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On Wed, 14 Feb 2001 12:59:30 -0600, (Brett Tabke) wrote:
> "Robin Lionheart" wrote:
> > "Brett Tabke" wrote:
> >> Wanted: opera to request "operafav.ico" from the host when an Opera
> >> bookmark is set and display next to it's entry in the hotlist.
>>What would be the point of not using Internet Explorer's favicon.ico?
It's about promotion. Opera is getting screwed in log files because many analyzers id Opera as IE. If you were to use Operafav.ico, it would put an error in their logs. That gets there attention.
"I have opera users? I never knew I had Opera users. Not only do I have opera users, they are regulars who are bookmarking my site. You bet I will write nonproprietary code that will work in all browsers".
Right now, Opera isn't on the radar screen of webmasters when they write code. There is little incentive for them to do anything but go nuts with proprietary (read: mshtml) code.
This little feature would go a long, long way to promoting Opera with the people we need to promote it with - the people who write the sites!
Now that nn6 is being considered doa by most authors, there is now open talk in most webmaster groups about completely ignoring everything but IE. That was sacreligious six months ago. It isn't about standards, code, or a few miniscule bytes for the icon, it is about survival for Opera.
On some fronts, Opera Software and the product has never looked better. Got the linux port going strong, mac version sounds like it is in the pipeline, got v5 stable and usable under winders, got all the bells and whistles in, and it isn't too far from fully meeting html/css standards. In a nutshell, OS has done and continues to do their part.
While on the other front, NN continues to lose even more market share, and webmasters/site authors are openly talking about forsaking that 10-15% that don't use IE.
The kicker is that IE6 will be out this fall, and who knows how far Microsoft is going to push their extensions this time? I expect RADICAL changes in IE6's language, and command support. I would not be surprised to see them add proprietary extensions to EVERY html, css, and java script entity there is.
We've seen the Embrace phase (ie 3) - we've seen the Extend phase (ie4-5.5) - all that is left is the Extinguish phase.
The new administration is going to back off the anti-trust case (pull a hamstring), and let ms off the hook. When that happens, MS is going to have a serious attitude. Where does the 800lb gorilla set? Anywhere it wants too. And it wants the .net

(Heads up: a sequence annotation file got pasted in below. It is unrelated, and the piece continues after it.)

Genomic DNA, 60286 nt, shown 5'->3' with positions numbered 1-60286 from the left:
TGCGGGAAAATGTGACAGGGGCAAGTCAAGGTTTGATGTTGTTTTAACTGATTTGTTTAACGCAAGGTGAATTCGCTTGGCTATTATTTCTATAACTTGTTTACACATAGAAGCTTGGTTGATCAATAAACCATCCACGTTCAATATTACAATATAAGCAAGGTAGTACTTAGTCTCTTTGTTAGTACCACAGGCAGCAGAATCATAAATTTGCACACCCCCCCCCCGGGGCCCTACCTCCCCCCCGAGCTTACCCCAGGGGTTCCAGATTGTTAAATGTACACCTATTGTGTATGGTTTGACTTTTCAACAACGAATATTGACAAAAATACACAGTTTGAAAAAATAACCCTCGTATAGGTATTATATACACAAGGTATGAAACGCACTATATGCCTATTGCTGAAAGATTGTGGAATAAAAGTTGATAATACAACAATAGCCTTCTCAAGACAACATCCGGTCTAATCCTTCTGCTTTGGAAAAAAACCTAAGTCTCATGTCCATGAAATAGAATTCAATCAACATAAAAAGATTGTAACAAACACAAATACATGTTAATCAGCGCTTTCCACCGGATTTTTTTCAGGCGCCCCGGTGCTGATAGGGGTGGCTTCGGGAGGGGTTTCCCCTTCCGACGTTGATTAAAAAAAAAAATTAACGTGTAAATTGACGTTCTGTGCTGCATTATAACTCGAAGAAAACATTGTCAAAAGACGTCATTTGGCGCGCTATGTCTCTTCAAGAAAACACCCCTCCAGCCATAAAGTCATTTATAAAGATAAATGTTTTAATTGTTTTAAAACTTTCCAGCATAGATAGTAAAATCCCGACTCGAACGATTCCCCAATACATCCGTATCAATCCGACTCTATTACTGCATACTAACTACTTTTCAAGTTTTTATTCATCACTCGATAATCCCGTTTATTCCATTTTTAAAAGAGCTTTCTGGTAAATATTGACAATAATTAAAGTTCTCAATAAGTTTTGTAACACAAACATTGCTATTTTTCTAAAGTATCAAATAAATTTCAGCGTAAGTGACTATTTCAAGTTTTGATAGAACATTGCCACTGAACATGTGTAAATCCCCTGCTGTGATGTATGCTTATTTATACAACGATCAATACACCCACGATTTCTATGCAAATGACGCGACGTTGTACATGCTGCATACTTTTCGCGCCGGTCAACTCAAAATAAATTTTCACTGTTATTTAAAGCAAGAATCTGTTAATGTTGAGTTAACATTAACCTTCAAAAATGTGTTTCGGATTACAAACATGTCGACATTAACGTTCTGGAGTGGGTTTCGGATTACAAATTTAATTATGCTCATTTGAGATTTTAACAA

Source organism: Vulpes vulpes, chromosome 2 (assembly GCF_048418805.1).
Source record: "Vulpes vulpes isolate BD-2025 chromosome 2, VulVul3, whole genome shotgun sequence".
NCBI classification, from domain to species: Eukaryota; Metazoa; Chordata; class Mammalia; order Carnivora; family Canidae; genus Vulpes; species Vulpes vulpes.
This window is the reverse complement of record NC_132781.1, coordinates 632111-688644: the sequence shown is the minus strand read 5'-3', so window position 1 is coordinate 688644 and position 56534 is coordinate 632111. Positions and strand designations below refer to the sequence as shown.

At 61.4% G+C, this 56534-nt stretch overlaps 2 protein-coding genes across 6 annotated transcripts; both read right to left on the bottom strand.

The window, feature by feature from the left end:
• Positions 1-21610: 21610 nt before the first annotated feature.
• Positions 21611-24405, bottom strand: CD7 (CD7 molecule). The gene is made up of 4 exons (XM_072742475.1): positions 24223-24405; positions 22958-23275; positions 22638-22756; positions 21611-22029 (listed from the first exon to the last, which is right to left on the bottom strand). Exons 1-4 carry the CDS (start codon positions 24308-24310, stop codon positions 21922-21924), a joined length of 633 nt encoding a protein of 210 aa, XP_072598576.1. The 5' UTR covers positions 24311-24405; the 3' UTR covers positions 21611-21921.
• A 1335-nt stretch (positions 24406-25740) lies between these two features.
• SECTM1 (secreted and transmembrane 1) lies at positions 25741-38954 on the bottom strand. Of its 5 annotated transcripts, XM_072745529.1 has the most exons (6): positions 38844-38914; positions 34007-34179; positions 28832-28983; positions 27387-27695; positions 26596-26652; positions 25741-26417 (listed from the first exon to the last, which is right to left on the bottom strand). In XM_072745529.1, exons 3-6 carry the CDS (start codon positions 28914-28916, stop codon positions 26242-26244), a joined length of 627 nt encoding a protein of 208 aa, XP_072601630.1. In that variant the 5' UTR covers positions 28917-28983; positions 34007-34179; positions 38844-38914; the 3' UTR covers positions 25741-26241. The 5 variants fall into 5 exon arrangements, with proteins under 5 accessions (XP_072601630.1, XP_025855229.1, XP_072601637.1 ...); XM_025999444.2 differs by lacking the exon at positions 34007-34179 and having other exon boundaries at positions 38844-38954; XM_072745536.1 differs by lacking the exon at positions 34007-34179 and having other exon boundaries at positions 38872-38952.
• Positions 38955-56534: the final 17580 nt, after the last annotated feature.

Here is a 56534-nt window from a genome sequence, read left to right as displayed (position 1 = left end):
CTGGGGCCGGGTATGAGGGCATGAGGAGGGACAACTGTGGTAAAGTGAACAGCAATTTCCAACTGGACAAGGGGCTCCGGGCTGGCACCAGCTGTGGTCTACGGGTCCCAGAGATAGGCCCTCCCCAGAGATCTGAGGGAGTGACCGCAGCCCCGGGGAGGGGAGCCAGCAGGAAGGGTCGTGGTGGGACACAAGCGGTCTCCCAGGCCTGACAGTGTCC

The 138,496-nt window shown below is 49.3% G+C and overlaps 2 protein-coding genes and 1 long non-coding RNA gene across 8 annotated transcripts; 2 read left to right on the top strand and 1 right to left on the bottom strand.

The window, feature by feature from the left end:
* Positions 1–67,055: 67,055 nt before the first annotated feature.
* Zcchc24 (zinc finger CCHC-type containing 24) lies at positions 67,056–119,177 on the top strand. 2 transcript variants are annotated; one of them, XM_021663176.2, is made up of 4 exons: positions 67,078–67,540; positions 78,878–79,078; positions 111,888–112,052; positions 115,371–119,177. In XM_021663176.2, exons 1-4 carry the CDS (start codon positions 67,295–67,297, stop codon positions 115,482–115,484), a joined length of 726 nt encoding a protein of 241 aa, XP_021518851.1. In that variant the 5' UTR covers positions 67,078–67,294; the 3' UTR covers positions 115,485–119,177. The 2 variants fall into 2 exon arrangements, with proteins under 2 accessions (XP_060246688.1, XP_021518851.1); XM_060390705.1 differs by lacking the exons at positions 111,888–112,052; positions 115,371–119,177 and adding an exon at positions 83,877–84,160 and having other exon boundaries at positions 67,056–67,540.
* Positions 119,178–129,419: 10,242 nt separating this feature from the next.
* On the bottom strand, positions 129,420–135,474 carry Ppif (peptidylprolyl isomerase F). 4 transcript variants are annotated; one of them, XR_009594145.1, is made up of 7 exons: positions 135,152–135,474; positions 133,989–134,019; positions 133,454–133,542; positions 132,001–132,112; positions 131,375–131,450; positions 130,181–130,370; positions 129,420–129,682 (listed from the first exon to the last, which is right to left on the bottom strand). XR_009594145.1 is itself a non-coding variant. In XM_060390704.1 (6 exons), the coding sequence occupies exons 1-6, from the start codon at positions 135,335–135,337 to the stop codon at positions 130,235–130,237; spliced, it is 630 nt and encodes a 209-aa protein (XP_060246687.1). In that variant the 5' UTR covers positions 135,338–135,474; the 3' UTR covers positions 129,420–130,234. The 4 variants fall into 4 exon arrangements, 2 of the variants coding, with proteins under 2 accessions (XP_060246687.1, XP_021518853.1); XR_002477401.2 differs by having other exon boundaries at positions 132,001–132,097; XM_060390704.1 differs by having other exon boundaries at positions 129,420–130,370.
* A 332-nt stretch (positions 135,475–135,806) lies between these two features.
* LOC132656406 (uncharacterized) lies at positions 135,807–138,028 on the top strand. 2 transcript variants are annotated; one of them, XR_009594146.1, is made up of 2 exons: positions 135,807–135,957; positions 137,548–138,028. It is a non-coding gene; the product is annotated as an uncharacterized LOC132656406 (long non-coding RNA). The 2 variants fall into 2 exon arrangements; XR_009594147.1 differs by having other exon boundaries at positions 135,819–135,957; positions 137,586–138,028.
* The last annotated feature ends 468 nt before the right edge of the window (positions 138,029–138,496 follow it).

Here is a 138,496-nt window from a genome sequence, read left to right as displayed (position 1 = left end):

We need something NOW to put Opera on the minds of webmasters before we wake up six months down the road and find half the net being written with Frontpage. At that point, all Opera will be able to do is to try to write an IE clone.
>>> It would put opera on the mind of webmasters.
>> If that's your real goal, there's a better way to put Opera on the minds of
>> webmasters everywhere you visit, not just the few whose sites you bookmark.
> Go into Preferences ¦ Connections and set the "Browser identification"
> option to "Identify as Opera". Let the web servers' browser statistics show
> hits with Opera/5.0 for every page you view.
Sure I do, and I salute the sentiment Robin, I wish more Opera users would do that. The trouble is the mass majority of Opera users don't appear to be doing that. Opera even defaults to IE now and the newer users don't have a clue about such things.
AAAIIIIUUUUGGH!!! NONONONONONO!!! *pant, pant* Anything but that, please.... anything but that....
If Opera for Mac is actually compliant with everything (DHTML, CSS, etc.) I fully plan to switch over, pay for it, and set it to register as Opera (instead of IE).
It makes me very sad that Netscape is going down the tubes, quality wise... but as long as IE is the only other major fully-functional Mac browser, I'll stick with NN 4.7.
And regardless of IE's market share, I staunchly resist using browser specific/proprietary markup. I would hope I'm not the only one...
2) As more websites look to use the extended functionality of XHTML, browsers can focus more on doing a great job rendering valid code and not worry about forgiving bad code. This will free them to be more efficient and effective.
This shift will take a few years -- a long time on the web, but really, not so very long at all. The question in my mind is which browser will see this direction first, and commit to it whole heartedly.